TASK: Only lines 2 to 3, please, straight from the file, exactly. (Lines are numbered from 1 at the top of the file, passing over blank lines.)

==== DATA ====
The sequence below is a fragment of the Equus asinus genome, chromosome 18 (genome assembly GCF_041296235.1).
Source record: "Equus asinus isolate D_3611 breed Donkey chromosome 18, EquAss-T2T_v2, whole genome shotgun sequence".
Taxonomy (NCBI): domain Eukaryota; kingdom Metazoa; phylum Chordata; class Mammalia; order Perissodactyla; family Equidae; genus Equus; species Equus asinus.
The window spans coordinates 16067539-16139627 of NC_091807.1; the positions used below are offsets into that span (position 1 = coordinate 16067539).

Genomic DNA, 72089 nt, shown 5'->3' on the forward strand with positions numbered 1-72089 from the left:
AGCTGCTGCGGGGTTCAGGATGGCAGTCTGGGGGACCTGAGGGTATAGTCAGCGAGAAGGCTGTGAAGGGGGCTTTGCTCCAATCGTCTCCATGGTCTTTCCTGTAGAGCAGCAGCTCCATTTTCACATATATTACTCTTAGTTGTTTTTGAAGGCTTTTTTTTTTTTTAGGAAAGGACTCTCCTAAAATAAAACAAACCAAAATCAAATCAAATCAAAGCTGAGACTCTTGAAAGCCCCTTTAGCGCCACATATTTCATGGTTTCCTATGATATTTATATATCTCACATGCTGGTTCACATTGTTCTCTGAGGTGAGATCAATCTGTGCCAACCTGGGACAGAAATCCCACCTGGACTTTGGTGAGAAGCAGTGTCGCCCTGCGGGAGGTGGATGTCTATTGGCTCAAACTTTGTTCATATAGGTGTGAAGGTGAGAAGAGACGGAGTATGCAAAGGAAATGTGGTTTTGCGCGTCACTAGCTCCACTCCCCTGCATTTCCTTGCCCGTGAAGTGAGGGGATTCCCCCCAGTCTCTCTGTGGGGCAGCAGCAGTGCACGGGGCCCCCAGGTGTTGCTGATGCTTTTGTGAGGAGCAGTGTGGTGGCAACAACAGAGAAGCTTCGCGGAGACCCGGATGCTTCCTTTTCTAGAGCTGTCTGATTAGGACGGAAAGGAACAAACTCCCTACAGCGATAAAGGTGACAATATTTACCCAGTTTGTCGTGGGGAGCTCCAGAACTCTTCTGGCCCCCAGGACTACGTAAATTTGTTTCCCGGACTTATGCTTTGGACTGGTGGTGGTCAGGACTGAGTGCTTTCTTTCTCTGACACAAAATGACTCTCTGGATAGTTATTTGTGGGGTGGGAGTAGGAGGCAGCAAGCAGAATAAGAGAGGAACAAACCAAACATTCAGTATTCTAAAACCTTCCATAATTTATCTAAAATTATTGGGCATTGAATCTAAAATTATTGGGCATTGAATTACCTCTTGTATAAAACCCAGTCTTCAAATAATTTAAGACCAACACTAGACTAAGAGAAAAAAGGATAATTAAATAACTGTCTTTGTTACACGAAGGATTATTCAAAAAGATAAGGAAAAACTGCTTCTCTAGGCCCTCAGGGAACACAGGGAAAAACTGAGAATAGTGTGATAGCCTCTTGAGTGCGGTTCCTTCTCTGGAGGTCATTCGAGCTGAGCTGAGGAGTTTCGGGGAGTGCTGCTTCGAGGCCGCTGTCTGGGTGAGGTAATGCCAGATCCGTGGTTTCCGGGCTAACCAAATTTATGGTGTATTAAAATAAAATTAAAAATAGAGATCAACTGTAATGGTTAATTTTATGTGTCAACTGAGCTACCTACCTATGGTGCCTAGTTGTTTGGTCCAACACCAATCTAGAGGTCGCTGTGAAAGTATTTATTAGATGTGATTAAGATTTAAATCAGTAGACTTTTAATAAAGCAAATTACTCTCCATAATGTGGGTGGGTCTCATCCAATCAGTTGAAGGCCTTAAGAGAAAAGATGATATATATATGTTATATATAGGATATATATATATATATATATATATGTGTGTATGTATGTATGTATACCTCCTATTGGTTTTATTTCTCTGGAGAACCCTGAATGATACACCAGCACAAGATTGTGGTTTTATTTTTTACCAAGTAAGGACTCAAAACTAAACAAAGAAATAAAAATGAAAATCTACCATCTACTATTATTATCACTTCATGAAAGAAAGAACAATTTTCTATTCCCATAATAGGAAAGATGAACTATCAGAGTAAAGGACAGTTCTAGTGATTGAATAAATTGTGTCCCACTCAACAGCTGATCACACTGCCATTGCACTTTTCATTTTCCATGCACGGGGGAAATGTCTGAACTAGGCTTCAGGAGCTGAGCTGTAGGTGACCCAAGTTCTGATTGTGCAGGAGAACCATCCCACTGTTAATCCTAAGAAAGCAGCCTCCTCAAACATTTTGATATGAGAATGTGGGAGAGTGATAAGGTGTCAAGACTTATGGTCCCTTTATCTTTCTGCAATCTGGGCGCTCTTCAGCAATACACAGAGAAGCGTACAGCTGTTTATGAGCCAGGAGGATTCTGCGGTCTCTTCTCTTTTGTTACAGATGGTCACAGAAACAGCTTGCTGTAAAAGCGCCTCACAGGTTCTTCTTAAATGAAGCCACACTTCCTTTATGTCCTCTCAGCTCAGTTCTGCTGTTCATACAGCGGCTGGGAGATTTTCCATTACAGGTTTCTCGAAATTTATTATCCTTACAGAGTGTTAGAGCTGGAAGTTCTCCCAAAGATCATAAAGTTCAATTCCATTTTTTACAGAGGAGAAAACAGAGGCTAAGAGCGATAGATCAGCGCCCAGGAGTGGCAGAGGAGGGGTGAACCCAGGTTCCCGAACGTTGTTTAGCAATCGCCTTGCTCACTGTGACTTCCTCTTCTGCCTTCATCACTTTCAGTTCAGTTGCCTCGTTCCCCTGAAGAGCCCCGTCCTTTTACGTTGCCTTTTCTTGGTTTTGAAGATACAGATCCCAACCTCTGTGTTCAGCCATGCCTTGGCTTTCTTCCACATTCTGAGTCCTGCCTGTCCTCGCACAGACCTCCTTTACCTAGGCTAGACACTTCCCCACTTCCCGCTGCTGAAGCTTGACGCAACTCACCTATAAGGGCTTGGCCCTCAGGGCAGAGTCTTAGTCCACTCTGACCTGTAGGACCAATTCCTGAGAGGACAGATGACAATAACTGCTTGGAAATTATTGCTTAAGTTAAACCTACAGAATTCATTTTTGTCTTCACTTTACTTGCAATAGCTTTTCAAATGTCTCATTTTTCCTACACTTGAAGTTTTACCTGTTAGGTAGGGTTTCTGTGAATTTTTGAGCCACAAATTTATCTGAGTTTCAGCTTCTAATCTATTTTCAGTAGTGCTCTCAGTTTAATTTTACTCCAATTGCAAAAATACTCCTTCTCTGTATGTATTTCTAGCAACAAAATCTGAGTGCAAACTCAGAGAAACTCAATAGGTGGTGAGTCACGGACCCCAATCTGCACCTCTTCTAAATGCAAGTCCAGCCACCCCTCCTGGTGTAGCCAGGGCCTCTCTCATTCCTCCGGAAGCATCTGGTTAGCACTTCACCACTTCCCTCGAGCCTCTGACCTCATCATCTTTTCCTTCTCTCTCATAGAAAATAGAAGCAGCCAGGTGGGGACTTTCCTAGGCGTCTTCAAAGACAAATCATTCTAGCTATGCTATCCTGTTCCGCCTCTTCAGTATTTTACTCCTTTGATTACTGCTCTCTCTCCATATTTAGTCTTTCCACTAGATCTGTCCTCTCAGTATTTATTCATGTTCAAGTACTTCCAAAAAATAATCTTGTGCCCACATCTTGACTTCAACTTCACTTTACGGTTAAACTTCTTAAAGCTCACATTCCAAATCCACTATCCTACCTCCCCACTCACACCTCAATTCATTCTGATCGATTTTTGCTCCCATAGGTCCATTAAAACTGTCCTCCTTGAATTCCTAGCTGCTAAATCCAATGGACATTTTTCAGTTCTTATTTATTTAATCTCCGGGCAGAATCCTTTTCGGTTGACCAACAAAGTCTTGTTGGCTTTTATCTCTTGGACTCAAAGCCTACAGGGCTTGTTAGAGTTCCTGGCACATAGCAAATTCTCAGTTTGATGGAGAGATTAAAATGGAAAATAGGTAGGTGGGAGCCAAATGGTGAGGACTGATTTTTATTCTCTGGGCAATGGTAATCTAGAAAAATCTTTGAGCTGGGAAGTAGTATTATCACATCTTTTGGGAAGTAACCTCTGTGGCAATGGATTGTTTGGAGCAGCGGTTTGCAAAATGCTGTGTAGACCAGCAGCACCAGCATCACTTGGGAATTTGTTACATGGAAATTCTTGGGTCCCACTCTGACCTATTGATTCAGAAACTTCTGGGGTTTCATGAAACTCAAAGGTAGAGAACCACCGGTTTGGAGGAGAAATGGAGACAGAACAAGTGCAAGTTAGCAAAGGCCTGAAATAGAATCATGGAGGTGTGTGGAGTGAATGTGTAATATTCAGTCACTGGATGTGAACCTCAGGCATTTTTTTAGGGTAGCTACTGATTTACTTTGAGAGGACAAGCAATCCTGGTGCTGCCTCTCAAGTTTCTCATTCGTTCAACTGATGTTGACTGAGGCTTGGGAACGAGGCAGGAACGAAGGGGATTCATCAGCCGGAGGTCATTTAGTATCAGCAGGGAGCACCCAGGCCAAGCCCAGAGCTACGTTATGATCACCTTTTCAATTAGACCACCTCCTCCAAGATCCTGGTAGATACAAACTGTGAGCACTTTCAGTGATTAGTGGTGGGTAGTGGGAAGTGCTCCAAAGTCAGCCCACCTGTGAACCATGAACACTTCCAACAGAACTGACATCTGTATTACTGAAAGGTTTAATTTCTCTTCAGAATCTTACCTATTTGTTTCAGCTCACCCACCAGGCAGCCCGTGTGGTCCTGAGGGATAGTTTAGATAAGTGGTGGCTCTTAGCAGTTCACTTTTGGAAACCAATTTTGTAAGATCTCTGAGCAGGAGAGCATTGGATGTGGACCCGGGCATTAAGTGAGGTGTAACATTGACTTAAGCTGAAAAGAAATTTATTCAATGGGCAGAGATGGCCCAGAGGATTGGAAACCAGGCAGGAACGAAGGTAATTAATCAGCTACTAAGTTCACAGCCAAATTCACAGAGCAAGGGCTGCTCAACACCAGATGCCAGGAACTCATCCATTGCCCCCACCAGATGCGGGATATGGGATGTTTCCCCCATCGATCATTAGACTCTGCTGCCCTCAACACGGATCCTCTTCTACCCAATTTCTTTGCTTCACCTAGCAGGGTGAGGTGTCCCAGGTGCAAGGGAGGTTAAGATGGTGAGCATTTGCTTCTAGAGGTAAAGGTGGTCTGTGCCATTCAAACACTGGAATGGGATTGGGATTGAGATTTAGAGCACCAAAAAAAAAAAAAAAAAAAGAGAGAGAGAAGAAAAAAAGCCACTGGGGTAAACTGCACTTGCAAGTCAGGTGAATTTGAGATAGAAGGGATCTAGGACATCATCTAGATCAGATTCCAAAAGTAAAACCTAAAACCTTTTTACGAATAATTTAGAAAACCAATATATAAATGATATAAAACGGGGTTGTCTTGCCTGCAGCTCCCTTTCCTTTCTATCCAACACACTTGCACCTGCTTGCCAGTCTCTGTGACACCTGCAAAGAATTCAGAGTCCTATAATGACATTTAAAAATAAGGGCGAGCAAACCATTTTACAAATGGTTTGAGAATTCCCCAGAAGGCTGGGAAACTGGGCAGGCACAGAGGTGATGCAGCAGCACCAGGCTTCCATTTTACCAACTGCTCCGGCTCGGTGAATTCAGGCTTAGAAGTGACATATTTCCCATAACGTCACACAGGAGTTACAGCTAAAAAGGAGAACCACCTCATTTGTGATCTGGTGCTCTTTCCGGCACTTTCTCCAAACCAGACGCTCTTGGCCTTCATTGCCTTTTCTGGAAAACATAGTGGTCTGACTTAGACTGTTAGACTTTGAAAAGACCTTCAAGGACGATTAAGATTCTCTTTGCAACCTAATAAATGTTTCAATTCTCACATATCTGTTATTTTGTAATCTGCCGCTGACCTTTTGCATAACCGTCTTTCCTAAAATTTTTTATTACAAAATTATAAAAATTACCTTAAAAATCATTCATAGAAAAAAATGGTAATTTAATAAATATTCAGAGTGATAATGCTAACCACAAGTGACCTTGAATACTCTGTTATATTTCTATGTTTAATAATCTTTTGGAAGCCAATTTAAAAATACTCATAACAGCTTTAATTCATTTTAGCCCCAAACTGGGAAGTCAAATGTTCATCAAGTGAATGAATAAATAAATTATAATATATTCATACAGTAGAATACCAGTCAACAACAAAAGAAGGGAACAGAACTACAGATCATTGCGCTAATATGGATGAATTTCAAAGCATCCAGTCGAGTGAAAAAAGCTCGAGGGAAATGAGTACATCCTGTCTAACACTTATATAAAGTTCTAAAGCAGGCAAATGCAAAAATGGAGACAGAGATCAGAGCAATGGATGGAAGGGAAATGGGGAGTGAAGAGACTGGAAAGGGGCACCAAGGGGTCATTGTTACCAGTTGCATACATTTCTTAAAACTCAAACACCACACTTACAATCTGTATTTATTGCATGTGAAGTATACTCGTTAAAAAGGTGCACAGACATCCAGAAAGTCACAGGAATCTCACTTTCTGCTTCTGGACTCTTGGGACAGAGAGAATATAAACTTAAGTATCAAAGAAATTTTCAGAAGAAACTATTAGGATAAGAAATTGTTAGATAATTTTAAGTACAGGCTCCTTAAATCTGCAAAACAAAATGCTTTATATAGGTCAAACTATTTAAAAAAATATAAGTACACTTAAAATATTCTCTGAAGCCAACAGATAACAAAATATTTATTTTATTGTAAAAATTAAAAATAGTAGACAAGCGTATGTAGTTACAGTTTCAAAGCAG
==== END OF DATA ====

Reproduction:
Source record: "Equus asinus isolate D_3611 breed Donkey chromosome 18, EquAss-T2T_v2, whole genome shotgun sequence".
Taxonomy (NCBI): domain Eukaryota; kingdom Metazoa; phylum Chordata; class Mammalia; order Perissodactyla; family Equidae; genus Equus; species Equus asinus.